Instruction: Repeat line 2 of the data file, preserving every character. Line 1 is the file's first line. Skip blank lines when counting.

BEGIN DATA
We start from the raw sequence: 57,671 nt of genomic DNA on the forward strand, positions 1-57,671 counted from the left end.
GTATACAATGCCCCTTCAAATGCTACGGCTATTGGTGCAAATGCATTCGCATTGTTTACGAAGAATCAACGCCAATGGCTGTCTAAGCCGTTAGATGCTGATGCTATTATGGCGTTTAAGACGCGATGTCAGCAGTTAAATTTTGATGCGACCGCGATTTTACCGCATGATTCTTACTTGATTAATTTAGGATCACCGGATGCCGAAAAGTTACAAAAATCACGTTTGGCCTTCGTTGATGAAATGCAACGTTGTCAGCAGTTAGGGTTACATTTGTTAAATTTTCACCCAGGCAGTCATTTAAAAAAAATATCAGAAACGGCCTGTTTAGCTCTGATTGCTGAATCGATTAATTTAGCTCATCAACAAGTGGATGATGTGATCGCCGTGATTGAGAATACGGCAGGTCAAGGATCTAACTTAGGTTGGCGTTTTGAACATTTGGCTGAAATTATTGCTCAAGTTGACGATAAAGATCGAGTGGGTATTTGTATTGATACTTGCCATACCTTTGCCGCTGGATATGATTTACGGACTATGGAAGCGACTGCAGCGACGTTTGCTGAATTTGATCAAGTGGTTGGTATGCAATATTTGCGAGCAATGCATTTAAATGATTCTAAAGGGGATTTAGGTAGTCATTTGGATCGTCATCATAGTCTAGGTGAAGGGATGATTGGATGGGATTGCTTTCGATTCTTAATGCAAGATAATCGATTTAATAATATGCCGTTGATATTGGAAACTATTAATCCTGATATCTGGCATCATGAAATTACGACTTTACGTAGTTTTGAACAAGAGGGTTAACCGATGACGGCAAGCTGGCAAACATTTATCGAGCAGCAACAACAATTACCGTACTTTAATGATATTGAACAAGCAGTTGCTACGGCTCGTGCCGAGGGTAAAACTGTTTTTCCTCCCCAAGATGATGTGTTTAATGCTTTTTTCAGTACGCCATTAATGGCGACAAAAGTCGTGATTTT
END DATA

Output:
GTATACAATGCCCCTTCAAATGCTACGGCTATTGGTGCAAATGCATTCGCATTGTTTACGAAGAATCAACGCCAATGGCTGTCTAAGCCGTTAGATGCTGATGCTATTATGGCGTTTAAGACGCGATGTCAGCAGTTAAATTTTGATGCGACCGCGATTTTACCGCATGATTCTTACTTGATTAATTTAGGATCACCGGATGCCGAAAAGTTACAAAAATCACGTTTGGCCTTCGTTGATGAAATGCAACGTTGTCAGCAGTTAGGGTTACATTTGTTAAATTTTCACCCAGGCAGTCATTTAAAAAAAATATCAGAAACGGCCTGTTTAGCTCTGATTGCTGAATCGATTAATTTAGCTCATCAACAAGTGGATGATGTGATCGCCGTGATTGAGAATACGGCAGGTCAAGGATCTAACTTAGGTTGGCGTTTTGAACATTTGGCTGAAATTATTGCTCAAGTTGACGATAAAGATCGAGTGGGTATTTGTATTGATACTTGCCATACCTTTGCCGCTGGATATGATTTACGGACTATGGAAGCGACTGCAGCGACGTTTGCTGAATTTGATCAAGTGGTTGGTATGCAATATTTGCGAGCAATGCATTTAAATGATTCTAAAGGGGATTTAGGTAGTCATTTGGATCGTCATCATAGTCTAGGTGAAGGGATGATTGGATGGGATTGCTTTCGATTCTTAATGCAAGATAATCGATTTAATAATATGCCGTTGATATTGGAAACTATTAATCCTGATATCTGGCATCATGAAATTACGACTTTACGTAGTTTTGAACAAGAGGGTTAACCGATGACGGCAAGCTGGCAAACATTTATCGAGCAGCAACAACAATTACCGTACTTTAATGATATTGAACAAGCAGTTGCTACGGCTCGTGCCGAGGGTAAAACTGTTTTTCCTCCCCAAGATGATGTGTTTAATGCTTTTTTCAGTACGCCATTAATGGCGACAAAAGTCGTGATTTT